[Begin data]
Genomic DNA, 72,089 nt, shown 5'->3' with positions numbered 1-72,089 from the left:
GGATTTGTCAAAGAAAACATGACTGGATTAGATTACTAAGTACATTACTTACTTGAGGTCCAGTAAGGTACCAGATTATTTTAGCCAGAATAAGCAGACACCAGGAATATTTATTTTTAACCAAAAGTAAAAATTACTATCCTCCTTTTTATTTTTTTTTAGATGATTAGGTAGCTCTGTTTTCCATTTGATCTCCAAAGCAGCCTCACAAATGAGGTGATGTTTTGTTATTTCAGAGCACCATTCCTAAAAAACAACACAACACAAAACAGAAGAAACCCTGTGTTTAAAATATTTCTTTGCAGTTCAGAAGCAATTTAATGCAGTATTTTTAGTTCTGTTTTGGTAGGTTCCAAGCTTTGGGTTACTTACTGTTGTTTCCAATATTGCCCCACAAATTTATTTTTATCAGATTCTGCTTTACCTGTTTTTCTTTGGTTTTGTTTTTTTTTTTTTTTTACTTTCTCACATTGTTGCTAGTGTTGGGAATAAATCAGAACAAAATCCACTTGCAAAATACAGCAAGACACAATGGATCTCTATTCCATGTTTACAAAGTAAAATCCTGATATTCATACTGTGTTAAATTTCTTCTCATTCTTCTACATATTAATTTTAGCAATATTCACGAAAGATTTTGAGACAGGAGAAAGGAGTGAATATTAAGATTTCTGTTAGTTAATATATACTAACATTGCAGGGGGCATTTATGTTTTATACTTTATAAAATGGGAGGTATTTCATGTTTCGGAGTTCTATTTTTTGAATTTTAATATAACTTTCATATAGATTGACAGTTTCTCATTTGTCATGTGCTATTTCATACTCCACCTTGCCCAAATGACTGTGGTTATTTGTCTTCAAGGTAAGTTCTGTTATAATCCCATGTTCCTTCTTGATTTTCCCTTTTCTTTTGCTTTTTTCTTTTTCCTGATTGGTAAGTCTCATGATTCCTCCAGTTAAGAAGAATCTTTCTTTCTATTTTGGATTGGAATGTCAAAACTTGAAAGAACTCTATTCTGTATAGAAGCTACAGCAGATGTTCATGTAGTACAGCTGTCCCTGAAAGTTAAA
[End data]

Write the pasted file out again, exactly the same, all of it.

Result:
Genomic DNA, 72,089 nt, shown 5'->3' with positions numbered 1-72,089 from the left:
GGATTTGTCAAAGAAAACATGACTGGATTAGATTACTAAGTACATTACTTACTTGAGGTCCAGTAAGGTACCAGATTATTTTAGCCAGAATAAGCAGACACCAGGAATATTTATTTTTAACCAAAAGTAAAAATTACTATCCTCCTTTTTATTTTTTTTTAGATGATTAGGTAGCTCTGTTTTCCATTTGATCTCCAAAGCAGCCTCACAAATGAGGTGATGTTTTGTTATTTCAGAGCACCATTCCTAAAAAACAACACAACACAAAACAGAAGAAACCCTGTGTTTAAAATATTTCTTTGCAGTTCAGAAGCAATTTAATGCAGTATTTTTAGTTCTGTTTTGGTAGGTTCCAAGCTTTGGGTTACTTACTGTTGTTTCCAATATTGCCCCACAAATTTATTTTTATCAGATTCTGCTTTACCTGTTTTTCTTTGGTTTTGTTTTTTTTTTTTTTTTACTTTCTCACATTGTTGCTAGTGTTGGGAATAAATCAGAACAAAATCCACTTGCAAAATACAGCAAGACACAATGGATCTCTATTCCATGTTTACAAAGTAAAATCCTGATATTCATACTGTGTTAAATTTCTTCTCATTCTTCTACATATTAATTTTAGCAATATTCACGAAAGATTTTGAGACAGGAGAAAGGAGTGAATATTAAGATTTCTGTTAGTTAATATATACTAACATTGCAGGGGGCATTTATGTTTTATACTTTATAAAATGGGAGGTATTTCATGTTTCGGAGTTCTATTTTTTGAATTTTAATATAACTTTCATATAGATTGACAGTTTCTCATTTGTCATGTGCTATTTCATACTCCACCTTGCCCAAATGACTGTGGTTATTTGTCTTCAAGGTAAGTTCTGTTATAATCCCATGTTCCTTCTTGATTTTCCCTTTTCTTTTGCTTTTTTCTTTTTCCTGATTGGTAAGTCTCATGATTCCTCCAGTTAAGAAGAATCTTTCTTTCTATTTTGGATTGGAATGTCAAAACTTGAAAGAACTCTATTCTGTATAGAAGCTACAGCAGATGTTCATGTAGTACAGCTGTCCCTGAAAGTTAAA